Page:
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Remote Sensing as Information Technology

Why so long? “Remote sensing data is like raw wheat,” said Dunn C. Wallet, President and Chief Executive Officer of Terra Nova International in Los Altos, California. In his view, both commodities must undergo extensive processing to be useful, whether as imagery or bread. Yet in the remote sensing world, “we expect the customer to pull up his or her truck to the farmer’s gain elevator, haul away the raw product to ‘mill’ and subsequently process the raw material into some form suitable for consumption.”

To sustain the metaphor, wheat must not only be harvested, but also be winnowed, ground, and baked. Most earth resources satellites return digital data from passive sensors. Passive sensors exploit the fact that every object on earth reflects solar electromagnetic radiation or else emits its own radiation. (ERS-1 returns digital data from active radar sensors that detect microwave radiation beamed to earth from the satellite itself. As for the short lived Russian remote sensing satellites, they return photographic film, not digital data, to earth).

Some satellites have scanning mirror instruments, and others (such as SPOT and IRS) have push broom sensors. As the satellite travels north and south in its near polar orbit, the scanning mirrors swing east and west to define a scan line, building up the basics of a two dimensional image. The push-broom instruments, in contrast, image a complete line at a time.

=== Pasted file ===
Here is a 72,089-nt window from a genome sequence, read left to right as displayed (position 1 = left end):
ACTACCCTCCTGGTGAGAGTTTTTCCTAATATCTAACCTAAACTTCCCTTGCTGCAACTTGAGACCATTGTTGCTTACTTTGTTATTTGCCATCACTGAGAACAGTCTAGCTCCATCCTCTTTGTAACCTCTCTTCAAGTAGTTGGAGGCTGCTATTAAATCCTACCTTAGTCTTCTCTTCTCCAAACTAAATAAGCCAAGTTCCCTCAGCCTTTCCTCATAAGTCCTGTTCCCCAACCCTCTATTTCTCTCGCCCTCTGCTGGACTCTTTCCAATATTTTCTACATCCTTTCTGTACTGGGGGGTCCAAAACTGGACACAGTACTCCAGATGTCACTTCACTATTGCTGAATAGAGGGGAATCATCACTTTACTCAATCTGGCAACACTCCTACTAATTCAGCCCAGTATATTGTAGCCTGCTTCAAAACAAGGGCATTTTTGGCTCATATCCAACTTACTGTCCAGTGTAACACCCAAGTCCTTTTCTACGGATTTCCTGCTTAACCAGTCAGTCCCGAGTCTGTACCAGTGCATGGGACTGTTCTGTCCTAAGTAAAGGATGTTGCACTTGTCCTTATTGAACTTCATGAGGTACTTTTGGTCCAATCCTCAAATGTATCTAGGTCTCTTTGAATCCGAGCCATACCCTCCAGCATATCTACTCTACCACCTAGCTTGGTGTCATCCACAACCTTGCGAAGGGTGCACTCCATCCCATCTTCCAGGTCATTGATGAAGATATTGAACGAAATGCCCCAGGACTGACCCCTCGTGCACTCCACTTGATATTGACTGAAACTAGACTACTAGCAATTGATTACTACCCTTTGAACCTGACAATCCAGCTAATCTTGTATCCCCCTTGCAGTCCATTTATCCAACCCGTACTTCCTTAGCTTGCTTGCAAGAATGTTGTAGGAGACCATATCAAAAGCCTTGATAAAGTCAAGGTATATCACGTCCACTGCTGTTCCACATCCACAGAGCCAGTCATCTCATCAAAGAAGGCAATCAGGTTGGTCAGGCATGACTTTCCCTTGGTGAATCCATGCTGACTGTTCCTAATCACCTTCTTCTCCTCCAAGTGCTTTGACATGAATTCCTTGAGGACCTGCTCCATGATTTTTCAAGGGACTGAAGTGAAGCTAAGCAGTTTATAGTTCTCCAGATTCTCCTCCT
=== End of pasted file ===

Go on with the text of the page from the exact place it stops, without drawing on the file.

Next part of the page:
Remote sensing satellites in low earth orbit circle the planet about every 100 minutes, so the rotation of the earth below presents new terrain with each orbit. After 14 to 44 days (depending on the satellite), the starting point returns and the cycle is repeated.

Thus, in each cycle, the satellite traces out several hundred paths running from pole to pole is divided into several hundred rows. In remote sensing parlance, a scene is one row combination an image is one scene made on a particular date.

The cross track dimension is determined by the scan rate in scanners and by the detector’s size in push broom sensors. The pixel’s angular size and the satellite’s altitude together define the sensor’s spatial resolution on the earth.

Each sensor on a remote sensing satellite assigns several digital values to each pixel, corresponding to the measured radiation levels in its various bonds. The pixel values are transmitted to earth for achieving on high density computer tapes. A third calls on computer power stems from atmospheric effects unwanted energy or ‘noise’ scattered into the sensors field of view. The atmosphere transmits and absorbs electromagnetic energy, in the process altering it spectrally.

 

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